One month after implantation of a reverse shoulder arthroplasty for a proximal humeral fracture. The X-ray revealed a prosthetic dislocation. Electroneuromyography (ENMG) confirmed a severe axonotmesis of the axillary nerve.

Neurological Lesions

Lengthening of the arm during reverse shoulder arthroplasty, because of its nonanatomic design and/or maneuver of glenohumeral reduction, may be a major factor responsible for the increased prevalence of neurologic injury. Clinically relevant neurological complications involving the brachial plexus or the axillary nerve, however, are rare following reverse shoulder arthroplasty. A prospective study determined the electrodiagnostic occurrence of peripheral nerve lesions following 155 degrees neck shaft angle reverse shoulder arthroplasty.[136] If one also takes into account subclinical deterioration of preoperative lesions, 63% of patients in this study had postoperative neurologic lesions. However, only 5% of patients had a lesion that was present beyond 6 months postoperative. The rate of postoperative lesions seems lower using low neck shaft angles.[152] It seems consequently that distalization put the nerve at risk and that lateralization is rather protective for the plexus.

Glenoid or humeral non- or disassembly

Glenoid or humeral non- or disassembly, and polyethylene disassociation are minor problems and are mainly due to prosthetic design (Figure).

Glenoid disassembly. Six weeks postoperative anteroposterior, Neer and axial imaging revealing a disassembly of the glenosphere on the metaglene.

Periprothetic fractures


Humeral fractures occurred intra- or postoperatively.


Intraoperatively, they can appear in the metaphyseal area (“controlled fracture” according to Walch) and are related to retractor positioning. Humeral diaphyseal fractures occur intraoperatively in case of an incorrect sizing of the component or excessive external rotation during preparation of the glenoid and release. They usually require the use of a longer implant to bypass the fracture line or an open reduction internal fixation (ORIF).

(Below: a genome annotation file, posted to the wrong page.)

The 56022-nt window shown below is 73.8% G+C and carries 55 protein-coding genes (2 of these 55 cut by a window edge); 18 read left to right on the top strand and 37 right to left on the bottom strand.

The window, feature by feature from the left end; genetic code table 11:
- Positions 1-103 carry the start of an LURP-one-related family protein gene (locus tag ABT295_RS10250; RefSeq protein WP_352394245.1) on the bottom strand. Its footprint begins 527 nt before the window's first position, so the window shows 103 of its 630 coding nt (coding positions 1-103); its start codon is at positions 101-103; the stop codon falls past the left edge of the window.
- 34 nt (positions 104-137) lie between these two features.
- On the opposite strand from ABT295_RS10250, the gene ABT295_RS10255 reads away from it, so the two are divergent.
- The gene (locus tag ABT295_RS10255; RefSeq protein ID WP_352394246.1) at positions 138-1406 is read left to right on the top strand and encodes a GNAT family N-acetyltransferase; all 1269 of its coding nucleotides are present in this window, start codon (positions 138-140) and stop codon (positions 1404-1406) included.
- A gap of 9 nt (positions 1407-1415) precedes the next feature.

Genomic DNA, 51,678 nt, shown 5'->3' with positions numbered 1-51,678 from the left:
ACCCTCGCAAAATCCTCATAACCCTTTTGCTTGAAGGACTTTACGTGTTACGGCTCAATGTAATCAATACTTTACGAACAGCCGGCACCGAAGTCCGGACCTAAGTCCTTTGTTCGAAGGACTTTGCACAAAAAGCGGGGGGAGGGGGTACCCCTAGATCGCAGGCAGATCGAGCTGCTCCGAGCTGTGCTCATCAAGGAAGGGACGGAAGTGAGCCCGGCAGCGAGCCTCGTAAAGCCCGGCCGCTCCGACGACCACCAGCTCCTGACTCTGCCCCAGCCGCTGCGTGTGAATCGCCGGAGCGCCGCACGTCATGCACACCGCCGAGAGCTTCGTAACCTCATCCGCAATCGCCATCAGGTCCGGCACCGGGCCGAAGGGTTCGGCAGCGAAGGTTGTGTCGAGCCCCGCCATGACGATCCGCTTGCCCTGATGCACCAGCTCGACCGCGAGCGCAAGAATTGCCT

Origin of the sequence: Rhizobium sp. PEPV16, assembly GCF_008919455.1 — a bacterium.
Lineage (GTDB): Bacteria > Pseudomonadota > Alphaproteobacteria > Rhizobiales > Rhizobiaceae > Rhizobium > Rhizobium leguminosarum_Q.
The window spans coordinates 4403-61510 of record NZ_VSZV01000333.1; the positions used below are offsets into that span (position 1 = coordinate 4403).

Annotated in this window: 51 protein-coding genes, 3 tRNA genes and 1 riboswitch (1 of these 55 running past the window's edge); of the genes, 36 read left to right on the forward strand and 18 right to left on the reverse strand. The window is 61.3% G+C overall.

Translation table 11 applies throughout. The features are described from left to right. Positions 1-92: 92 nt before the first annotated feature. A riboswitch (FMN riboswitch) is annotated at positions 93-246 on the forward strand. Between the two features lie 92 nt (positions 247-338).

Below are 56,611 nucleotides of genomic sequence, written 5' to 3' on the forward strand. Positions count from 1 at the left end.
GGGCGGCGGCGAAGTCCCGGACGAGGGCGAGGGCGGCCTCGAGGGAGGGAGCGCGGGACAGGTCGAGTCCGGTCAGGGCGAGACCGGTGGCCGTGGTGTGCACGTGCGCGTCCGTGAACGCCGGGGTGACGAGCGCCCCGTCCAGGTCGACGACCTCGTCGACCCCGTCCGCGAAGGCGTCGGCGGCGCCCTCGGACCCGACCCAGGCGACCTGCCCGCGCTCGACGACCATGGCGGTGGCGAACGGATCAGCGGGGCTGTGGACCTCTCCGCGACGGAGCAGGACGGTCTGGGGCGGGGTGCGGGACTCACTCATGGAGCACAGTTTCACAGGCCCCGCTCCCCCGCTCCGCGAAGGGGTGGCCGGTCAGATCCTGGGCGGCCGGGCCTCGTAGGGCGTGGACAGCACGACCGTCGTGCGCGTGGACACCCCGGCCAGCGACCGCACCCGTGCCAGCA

Postoperatively, fractures usually result from trauma (Figure). They can be treated either conservatively if the component is stable or they require revision in cases of unstable components.

Postoperative fracture under the stem of the prosthesis that has been treated conservatively.

Patient known for a right reverse shoulder arthroplasty that sustained a fall on the ipsilateral elbow. A transverse supracondylar fracture of the distal humerus is noted on lateral view.

Heterotopic ossification

Heterotopic ossification after reverse shoulder arthroplasty (Figure) is a relatively common finding of unknown clinical importance.

Heterotopic ossification after reverse shoulder arthroplasty